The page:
Given some of those top holdings, QUAL probably has the largest potential for swings in the near future, but realize that even the ETF’s biggest drops since inception have been around 8% (and it has recovered from both in short order). There’s just too much blue chip in QUAL to keep it submerged for long, short of an outright market collapse.
Read more about the QUAL here.
The Best Index Funds to Buy Now: Vanguard Short Term Corporate Bond ETF (VCSH)
It doesn’t get much more set-it-and-forget-it than the Vanguard Short-Term Corporate Bond ETF (VCSH), to the point that you’ll probably want to set an alarm, too.
This fund is a snoozer.
VCSH invests in investment-grade corporate bonds with an average maturity of one to five years.
Yes, it seems like lunacy (or idiocy) to suggest a bond fund when the Federal Reserve seems destined to hike interest rates again at least once more this year. After all, when interest rates rise, prices on existing bonds fall.
But that’s what makes VCSH an ideal bond holding right now. See, duration — how long it takes for a bond’s price to be repaid — is also a gauge of how sensitive bonds are to changes in interest rates; the higher the duration, the worse off that bond is going to be. (Check out Morningstar’s explanation, which includes some helpful example math.)
Because the VCSH invests in low-duration bonds, its holdings won’t be hit as badly by an interest-rate hike as funds with higher-duration bonds.
Not to mention, any hike is likely to be something small, like a quarter-point, to a range of 0.5%-0.75%. This would be a different conversation if the Fed was mulling 7% rates overnight.
And, of course, as bonds in the VCSH mature, the fund replaces them with newer issues, which likely will be yielding more as a result of higher rates.
There are “safer” bonds than short-term corporates, such as ultra-short-term government bonds, but at that point, you’re often looking at sub-1% yields. At least at 2% for the VCSH, you’re beating the U.S. inflation rate while ducking for cover.
Read more about the VCSH here.
The Best Index Funds to Buy Now: iShares Core Conservative Allocation ETF (AOK)
The iShares Core Conservative Allocation ETF (AOK) might be the ultimate lazy man’s approach, as this one ETF merely invests in what its index says are 10 of the best index funds to produce a conservative holding core.
The mix as of right now is very bond-heavy, with 68% in fixed income, 31% in equity and 1% in cash. The top holding is the wide-reaching iShares Core Total USD Bond Market ETF (IUSB), which invests in everything from Treasuries to mortgage-backed securities to corporates. The iShares S&P 500 tracker, iShares Core S&P 500 ETF (IVV), is next at nearly 15%.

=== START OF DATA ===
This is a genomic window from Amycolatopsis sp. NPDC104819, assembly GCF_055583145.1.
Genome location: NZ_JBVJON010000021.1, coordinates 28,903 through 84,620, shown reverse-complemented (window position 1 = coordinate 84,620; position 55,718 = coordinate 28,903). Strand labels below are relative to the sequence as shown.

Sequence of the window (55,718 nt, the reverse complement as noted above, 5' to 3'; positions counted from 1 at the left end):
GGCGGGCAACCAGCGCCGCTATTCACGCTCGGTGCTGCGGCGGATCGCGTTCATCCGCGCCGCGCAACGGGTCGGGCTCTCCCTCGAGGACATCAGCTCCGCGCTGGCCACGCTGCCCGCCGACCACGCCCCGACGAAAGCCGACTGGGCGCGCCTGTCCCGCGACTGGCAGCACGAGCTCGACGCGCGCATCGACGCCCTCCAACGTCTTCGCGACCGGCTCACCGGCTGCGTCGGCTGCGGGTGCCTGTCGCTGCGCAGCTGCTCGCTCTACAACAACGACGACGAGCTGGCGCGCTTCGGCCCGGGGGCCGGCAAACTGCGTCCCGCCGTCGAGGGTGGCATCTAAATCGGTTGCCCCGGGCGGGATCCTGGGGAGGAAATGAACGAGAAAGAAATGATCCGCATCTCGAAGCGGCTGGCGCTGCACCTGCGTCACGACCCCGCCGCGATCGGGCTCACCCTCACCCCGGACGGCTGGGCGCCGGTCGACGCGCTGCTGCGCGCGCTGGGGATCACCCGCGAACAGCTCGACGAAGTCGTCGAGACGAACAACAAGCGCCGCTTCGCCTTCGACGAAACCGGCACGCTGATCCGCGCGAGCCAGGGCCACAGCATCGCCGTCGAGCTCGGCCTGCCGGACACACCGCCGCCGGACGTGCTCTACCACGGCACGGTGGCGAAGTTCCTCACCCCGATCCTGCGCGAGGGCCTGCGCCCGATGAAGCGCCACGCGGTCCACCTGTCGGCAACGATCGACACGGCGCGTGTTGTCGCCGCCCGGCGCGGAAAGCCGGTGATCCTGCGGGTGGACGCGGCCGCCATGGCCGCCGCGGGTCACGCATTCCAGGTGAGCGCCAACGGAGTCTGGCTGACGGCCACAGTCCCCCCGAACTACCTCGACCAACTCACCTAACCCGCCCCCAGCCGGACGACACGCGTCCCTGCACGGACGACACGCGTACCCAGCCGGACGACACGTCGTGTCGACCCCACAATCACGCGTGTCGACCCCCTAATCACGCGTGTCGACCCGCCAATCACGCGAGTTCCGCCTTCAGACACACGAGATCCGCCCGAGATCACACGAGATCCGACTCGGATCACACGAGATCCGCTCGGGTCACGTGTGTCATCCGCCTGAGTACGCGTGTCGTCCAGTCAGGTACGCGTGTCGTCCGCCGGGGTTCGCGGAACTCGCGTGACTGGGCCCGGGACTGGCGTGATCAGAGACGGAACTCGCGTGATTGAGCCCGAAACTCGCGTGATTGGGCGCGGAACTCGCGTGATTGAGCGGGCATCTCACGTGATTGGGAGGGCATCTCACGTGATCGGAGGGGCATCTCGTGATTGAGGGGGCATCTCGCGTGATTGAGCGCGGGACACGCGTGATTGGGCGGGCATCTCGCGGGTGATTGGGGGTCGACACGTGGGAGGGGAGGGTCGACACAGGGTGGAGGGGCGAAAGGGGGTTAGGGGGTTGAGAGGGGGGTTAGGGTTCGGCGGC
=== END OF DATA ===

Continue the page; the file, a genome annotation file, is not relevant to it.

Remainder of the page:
Other bond funds make up another 35% or so of AOK’s assets, followed by a smattering of ETFs covering European, Pacific, emerging market, U.S. mid-cap and U.S. small-cap stocks.
AOK is true to its name, providing a much gentler ride than the broader market, making it an acceptable hideout until you’re sure you want to get more aggressive. Just don’t expect to ride this ETF to greatness — since inception in late 2008, AOK has underperformed the SPY with 5.9% annual returns compared to the S&P 500 ETF’s 13.5%.
*The expense ratio will be 0.24% through Nov. 30, 2016, due to a partial waiver of management fees.
The Best Index Funds to Buy Now: PowerShares DB US Dollar Index Bullish Fund (UUP)
The PowerShares DB US Dollar Index Bullish Fund (UUP) tracks the U.S. dollar against six currencies — the euro, yen, British pound, Canadian dollar, Swedish Krona and Swiss franc. More simply put, as the name would suggest, the UUP is a bullish bet on the dollar.
A note before we go any further: Of all the plays on this list, the UUP is the shortest-term play by a mile, and the one that requires the most monitoring.
It’s not that the UUP inherently lacks volatility — the dollar can certainly move given various global economic factors — it’s just that for the near-term, the dollar looks like a solid and possibly profitable investment.
That’s because much of the rest of the world — especially Europe and Japan — appear happy to keep the economic stimulus train chugging, with both outlining plans in March for additional measures (though Japan’s latest economic data have quelled calls for even more immediate action).
Meanwhile, the U.S. might hem and haw about whether we’ll see a next interest-rate hike in June, but the point here is that it’s even an option. The U.S. economy is showing enough strength that another rate hike seems inevitable at some point this year, and that alone should be enough to keep the U.S. dollar — and thus the UUP — firm for at least a few months, if not longer.
Kyle Woodley is the Managing Editor of InvestorPlace.com. As of this writing, he was long DLR, PFF, SPLV, VOO and XOM, and was considering entering a position in UUP in the next 48 hours. Follow him on Twitter at @KyleWoodley.